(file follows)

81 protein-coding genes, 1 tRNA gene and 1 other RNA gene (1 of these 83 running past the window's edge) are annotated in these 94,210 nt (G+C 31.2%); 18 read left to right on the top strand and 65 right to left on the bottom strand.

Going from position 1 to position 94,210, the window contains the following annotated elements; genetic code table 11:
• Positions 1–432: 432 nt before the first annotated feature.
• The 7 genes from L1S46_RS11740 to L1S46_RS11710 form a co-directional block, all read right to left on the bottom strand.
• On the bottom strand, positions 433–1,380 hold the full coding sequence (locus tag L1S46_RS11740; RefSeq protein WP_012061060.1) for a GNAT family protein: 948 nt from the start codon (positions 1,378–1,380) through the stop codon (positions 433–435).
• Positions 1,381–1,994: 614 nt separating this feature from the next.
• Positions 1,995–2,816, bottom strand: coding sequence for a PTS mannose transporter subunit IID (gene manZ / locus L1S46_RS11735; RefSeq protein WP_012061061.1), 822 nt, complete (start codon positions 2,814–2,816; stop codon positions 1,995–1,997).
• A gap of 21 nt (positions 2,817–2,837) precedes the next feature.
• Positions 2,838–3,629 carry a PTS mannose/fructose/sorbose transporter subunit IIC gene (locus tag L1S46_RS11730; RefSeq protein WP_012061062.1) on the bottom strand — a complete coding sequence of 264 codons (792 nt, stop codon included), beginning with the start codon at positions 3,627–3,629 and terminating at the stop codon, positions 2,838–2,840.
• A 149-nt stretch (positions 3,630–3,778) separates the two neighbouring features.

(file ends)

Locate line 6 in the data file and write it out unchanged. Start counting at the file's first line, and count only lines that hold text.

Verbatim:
• Positions 1,381–1,994: 614 nt separating this feature from the next.